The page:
Like everyone, I have had friends come and go. I have friends with whom I have grown closer and friends from whom I’ve grown apart. I have dear friends who will always be in my life. Interestingly, I’ve recently made new friends in this long, lingering goodbye before I leave on my travels, friends I wish I had years to spend time with. I have been elated in my friendships, and I have been deeply disappointed. Just the normal range of human experience, I suppose.

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The Firecracker Queens! I am just to the left of our winner’s banner.

But the hardest goodbye will be to my furry orange companion of the last five years, my big boy, my Apples. He was my main comfort during a difficult time, my cuddle bug in the cold winter nights, my too-big-for-my-lap lap cat. I can’t go there yet.

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Waking up with my boy, Apples

I feel myself becoming softer, more tender, more gentle with myself and others as I prepare for this massive transition. Live has become more precious. I’ve slowed down, the better to slow the time. While I am excited
to depart, I want to savor these last remaining weeks. I do not need to be in a hurry. There is time. There is nothing but time.

My big boy.

My big boy.

15 Tips for Dealing with Money on Your RTW Journey

You finally spotted it. That familiar sidewalk machine that magically spits out money.

BEWARE.

Keep reading . . .

If you are planning an RTW, at some point you must figure out how you are going deal with your money. Things have changed a lot since the days of travelers’ cheques and no ATMs. The ready availability of ATMS in foreign countries, and thus the ability to utilize your debit card(s),  makes carrying travelers’ cheques and large amounts of cash obsolete.

Yet, for long term travel, having plenty of backups and safety nets in place is crucial. The last thing you want is to lose access to your money because your debit card was lost or stolen!

Here are 7 tips I have compiled for structuring your money situation before your RTW and 8 tips for once you have arrived in a new country:

  1. Have two checking accounts at home, and bring debit cards for both. First, maintain a “home base” bank account at a large bank, such as Wells Fargo or Bank of America.
  2. Second, if you don’t already have one, open a Charles Schwab Platinum checking account. Make this the main debit card you use, because Schwab actually reimburses all ATM fees you ever generate by depositing them straight back into your checking account each month. I’m not kidding. And ATM charges in foreign countries add up fast. It is not at all unusual for ATM fees to be $5 or $6 for each transaction. The reason for the two banks is this: The home base bank is a brick-and-mortar bank you can use for your second person to deposit checks and otherwise easily access. While Schwab has brick-and-mortar buildings, they do not function as walk-in banks. You can’t deposit or withdraw money at these buildings; all the banking with Schwab is online. Also, if one of your cards is lost or stolen, the thief will not have access to your entire money pile if it is divided up between banks and accounts.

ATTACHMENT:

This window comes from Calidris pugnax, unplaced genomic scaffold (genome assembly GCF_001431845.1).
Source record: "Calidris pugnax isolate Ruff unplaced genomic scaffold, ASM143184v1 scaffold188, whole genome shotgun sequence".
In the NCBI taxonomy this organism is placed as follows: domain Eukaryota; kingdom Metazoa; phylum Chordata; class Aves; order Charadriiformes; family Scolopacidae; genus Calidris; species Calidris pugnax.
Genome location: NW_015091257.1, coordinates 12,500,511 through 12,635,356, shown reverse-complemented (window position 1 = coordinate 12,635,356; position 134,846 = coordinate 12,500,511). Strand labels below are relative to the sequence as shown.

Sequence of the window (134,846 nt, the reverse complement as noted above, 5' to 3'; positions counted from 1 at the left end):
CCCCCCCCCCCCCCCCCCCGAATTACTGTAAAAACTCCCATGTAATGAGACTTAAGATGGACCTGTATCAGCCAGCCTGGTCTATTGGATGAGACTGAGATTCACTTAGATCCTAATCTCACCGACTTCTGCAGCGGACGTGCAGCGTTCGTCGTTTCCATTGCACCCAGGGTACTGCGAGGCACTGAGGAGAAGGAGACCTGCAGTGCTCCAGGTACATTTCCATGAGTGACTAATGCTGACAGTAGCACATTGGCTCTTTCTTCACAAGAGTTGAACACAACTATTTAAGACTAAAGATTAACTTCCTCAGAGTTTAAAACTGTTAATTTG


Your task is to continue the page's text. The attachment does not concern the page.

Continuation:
3. There are many reasons to add at least one other person, preferably two, to your two checking accounts (home base account and Schwab account). If you run into any problems, this person can easily deposit cash, write checks for you, deposit checks, and so on. They can even have a backup ATM card in case you lose yours, although you will probably need to change the card number altogether if you lose it. Also, if the worst happens, your backup person will be able to handle this part of your affairs. 
  4. Call both banks to find out how to get a replacement debit card if yours is lost or stolen. Most banks have an international phone number that you will want to keep on a separate piece of paper, preferably in duplicate. Keep this and other important information in a separate place from the cards themselves. In fact, keep the cards separate.